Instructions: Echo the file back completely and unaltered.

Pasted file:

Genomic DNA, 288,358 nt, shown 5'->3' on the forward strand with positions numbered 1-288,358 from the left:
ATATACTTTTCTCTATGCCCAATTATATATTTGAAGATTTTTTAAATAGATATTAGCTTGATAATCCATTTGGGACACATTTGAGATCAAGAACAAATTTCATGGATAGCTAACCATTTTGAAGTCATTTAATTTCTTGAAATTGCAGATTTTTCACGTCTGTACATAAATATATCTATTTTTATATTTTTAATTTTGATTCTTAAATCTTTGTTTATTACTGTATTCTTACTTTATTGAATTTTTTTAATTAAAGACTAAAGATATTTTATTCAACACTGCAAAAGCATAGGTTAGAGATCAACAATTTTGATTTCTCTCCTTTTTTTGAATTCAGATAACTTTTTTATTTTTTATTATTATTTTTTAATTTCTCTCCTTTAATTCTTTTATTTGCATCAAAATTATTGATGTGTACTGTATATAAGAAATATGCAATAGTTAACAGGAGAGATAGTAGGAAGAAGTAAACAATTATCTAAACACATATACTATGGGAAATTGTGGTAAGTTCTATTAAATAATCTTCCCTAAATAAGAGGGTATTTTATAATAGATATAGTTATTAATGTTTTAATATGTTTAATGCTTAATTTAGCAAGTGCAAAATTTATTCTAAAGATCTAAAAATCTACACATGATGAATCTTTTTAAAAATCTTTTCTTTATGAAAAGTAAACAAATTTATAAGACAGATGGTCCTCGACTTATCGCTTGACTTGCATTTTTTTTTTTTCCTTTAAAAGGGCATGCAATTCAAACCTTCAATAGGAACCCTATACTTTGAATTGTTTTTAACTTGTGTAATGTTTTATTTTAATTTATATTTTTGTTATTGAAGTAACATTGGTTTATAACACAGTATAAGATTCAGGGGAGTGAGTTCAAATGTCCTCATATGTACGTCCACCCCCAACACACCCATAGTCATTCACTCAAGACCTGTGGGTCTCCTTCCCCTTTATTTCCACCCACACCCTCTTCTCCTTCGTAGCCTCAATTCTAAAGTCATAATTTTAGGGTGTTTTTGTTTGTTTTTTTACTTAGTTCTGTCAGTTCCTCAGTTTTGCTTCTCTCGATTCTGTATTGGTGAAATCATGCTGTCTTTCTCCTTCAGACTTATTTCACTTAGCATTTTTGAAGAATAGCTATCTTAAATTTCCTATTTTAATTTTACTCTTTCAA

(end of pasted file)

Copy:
Genomic DNA, 288,358 nt, shown 5'->3' on the forward strand with positions numbered 1-288,358 from the left:
ATATACTTTTCTCTATGCCCAATTATATATTTGAAGATTTTTTAAATAGATATTAGCTTGATAATCCATTTGGGACACATTTGAGATCAAGAACAAATTTCATGGATAGCTAACCATTTTGAAGTCATTTAATTTCTTGAAATTGCAGATTTTTCACGTCTGTACATAAATATATCTATTTTTATATTTTTAATTTTGATTCTTAAATCTTTGTTTATTACTGTATTCTTACTTTATTGAATTTTTTTAATTAAAGACTAAAGATATTTTATTCAACACTGCAAAAGCATAGGTTAGAGATCAACAATTTTGATTTCTCTCCTTTTTTTGAATTCAGATAACTTTTTTATTTTTTATTATTATTTTTTAATTTCTCTCCTTTAATTCTTTTATTTGCATCAAAATTATTGATGTGTACTGTATATAAGAAATATGCAATAGTTAACAGGAGAGATAGTAGGAAGAAGTAAACAATTATCTAAACACATATACTATGGGAAATTGTGGTAAGTTCTATTAAATAATCTTCCCTAAATAAGAGGGTATTTTATAATAGATATAGTTATTAATGTTTTAATATGTTTAATGCTTAATTTAGCAAGTGCAAAATTTATTCTAAAGATCTAAAAATCTACACATGATGAATCTTTTTAAAAATCTTTTCTTTATGAAAAGTAAACAAATTTATAAGACAGATGGTCCTCGACTTATCGCTTGACTTGCATTTTTTTTTTTTCCTTTAAAAGGGCATGCAATTCAAACCTTCAATAGGAACCCTATACTTTGAATTGTTTTTAACTTGTGTAATGTTTTATTTTAATTTATATTTTTGTTATTGAAGTAACATTGGTTTATAACACAGTATAAGATTCAGGGGAGTGAGTTCAAATGTCCTCATATGTACGTCCACCCCCAACACACCCATAGTCATTCACTCAAGACCTGTGGGTCTCCTTCCCCTTTATTTCCACCCACACCCTCTTCTCCTTCGTAGCCTCAATTCTAAAGTCATAATTTTAGGGTGTTTTTGTTTGTTTTTTTACTTAGTTCTGTCAGTTCCTCAGTTTTGCTTCTCTCGATTCTGTATTGGTGAAATCATGCTGTCTTTCTCCTTCAGACTTATTTCACTTAGCATTTTTGAAGAATAGCTATCTTAAATTTCCTATTTTAATTTTACTCTTTCAA